Dr. Valeri P. Frolov

Killam Memorial Chair

University of Alberta

Valeri Frolov is one of Canada’s and the world’s leaders in black hole physics. Black holes are the mysterious objects predicted by Einstein’s theory of gravity, which are final states of evolution of compact masses. In modern physics black holes also play an important role as probes of new fundamental ideas (such as extra dimensions, string theory etc.). Over the past 40 years, Valeri Frolov has made important contributions black hole theory. Among his theoretical accomplishments are the formulation of the equivalence principle in quantum domain, a quantum-mechanical description of black holes, novel solutions of Einstein equations, explanation of thermal properties of black holes and discovery of hidden symmetries of black holes. He has proposed models, which demonstrate how new universes can be created inside black holes. The impact of his work is reflected by his 260 publications with over 6,700 citations. His books on black holes have become primary references in this field.

What does it mean to be a Killam Laureate?
Receiving this prestigious award made me proud. It has highly stimulated my work in theoretical physics. I am proud to be a member of a Canadian research team working in fundamental science and I am happy that the Killam Trusts support and encourage advanced study. In my research and training of young physicists I am trying to be worthy of this honor.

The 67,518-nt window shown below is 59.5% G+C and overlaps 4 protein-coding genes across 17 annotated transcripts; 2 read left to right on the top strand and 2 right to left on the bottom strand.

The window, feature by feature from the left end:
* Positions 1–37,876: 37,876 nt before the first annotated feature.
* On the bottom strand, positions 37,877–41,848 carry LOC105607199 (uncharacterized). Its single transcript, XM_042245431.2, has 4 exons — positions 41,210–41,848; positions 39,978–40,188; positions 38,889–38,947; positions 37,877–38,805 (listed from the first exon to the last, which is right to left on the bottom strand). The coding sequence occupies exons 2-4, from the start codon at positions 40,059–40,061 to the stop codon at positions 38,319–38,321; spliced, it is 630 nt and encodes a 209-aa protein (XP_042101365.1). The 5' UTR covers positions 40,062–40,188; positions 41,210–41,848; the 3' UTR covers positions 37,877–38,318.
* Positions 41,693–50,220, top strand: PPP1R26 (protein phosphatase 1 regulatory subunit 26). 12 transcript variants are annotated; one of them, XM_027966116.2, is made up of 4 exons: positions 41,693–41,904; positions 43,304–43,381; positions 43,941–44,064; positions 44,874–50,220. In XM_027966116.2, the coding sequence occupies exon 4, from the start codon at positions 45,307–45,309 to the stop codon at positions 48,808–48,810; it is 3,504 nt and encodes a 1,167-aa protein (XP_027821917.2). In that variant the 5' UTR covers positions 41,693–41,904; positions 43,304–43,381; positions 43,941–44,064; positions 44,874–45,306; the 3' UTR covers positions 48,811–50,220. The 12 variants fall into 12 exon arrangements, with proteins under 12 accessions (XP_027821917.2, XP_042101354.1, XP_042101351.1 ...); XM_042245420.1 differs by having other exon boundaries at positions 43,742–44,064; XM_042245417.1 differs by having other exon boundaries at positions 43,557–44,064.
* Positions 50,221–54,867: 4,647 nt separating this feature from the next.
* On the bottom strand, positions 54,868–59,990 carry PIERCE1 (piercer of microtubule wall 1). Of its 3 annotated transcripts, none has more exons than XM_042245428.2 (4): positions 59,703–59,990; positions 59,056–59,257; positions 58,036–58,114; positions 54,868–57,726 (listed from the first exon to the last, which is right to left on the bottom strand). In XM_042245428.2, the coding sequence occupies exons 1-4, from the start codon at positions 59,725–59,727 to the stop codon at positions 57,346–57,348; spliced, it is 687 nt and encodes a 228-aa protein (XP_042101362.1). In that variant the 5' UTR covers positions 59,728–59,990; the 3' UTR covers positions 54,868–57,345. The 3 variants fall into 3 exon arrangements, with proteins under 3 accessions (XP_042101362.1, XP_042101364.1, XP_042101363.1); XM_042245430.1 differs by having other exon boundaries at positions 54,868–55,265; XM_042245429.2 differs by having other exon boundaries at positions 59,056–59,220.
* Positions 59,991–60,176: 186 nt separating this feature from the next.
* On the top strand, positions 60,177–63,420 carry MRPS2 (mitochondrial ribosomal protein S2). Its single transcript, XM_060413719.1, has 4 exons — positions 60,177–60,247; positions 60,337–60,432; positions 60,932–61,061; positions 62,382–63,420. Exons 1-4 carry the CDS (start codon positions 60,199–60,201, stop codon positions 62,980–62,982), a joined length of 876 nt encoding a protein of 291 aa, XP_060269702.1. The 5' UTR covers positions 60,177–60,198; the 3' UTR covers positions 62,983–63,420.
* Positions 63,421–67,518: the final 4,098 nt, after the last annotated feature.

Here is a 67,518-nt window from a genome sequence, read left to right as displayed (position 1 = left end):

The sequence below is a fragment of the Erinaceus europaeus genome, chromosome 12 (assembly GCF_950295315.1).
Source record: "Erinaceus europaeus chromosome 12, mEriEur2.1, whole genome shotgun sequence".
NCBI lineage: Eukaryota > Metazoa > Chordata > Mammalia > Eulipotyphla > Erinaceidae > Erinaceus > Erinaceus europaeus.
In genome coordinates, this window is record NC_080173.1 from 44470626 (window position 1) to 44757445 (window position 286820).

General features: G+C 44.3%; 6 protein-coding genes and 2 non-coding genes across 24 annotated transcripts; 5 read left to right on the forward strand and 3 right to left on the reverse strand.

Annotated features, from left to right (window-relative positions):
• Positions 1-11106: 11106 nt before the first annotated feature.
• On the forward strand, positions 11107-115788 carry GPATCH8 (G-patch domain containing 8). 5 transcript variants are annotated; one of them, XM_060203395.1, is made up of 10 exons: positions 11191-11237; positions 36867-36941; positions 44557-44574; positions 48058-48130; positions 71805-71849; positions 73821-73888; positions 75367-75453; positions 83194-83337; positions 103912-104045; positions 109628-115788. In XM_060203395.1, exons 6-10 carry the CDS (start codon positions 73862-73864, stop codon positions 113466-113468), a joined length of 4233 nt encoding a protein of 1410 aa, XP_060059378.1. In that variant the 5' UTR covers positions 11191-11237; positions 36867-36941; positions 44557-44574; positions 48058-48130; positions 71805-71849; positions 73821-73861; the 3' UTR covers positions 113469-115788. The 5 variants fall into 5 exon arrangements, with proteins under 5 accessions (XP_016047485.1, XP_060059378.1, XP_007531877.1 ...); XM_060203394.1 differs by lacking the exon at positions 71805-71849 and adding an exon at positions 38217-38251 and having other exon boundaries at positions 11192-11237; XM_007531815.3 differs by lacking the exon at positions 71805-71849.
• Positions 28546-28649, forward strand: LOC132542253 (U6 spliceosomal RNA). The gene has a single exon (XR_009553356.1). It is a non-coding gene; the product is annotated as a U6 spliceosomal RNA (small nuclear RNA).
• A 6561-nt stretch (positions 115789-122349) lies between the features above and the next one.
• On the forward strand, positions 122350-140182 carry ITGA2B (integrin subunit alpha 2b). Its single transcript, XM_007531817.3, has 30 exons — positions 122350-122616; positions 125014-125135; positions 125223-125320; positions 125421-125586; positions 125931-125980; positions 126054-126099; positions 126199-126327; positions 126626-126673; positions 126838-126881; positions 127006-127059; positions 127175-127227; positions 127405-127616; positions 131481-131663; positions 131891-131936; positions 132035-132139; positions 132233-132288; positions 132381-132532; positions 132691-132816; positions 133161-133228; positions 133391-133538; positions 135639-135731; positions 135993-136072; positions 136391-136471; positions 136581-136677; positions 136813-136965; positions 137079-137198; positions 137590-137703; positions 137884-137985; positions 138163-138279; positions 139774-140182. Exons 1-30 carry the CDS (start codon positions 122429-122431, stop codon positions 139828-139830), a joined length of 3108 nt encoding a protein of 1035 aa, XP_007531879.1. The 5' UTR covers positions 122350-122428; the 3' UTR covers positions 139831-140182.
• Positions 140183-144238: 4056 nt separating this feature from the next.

How has Killam funding benefited you?
I won a completion at the University of Alberta and became a Killam Memorial Chair in 1993. This allowed me and my family (wife Raissa and son Andrei) to move to Canada. Over the past 20 years I have enjoyed the Killam’s support of my research. During this time I published more than 130 papers and 2 books on black holes. I have supervised eight PhD students. Two of them received the Governor General’s Gold Medal for academic excellence at the UofA. I have also supervised 18 PDFs, 4 of them Killam PDFs.

Why did you choose the University of Alberta?
I joined the University of Alberta when I was offered a Killam Memorial Chair.
Here I became part of a world-wide recognized group working in gravity and cosmology with Werner Israel as its leader and this also played an important role in my decision.


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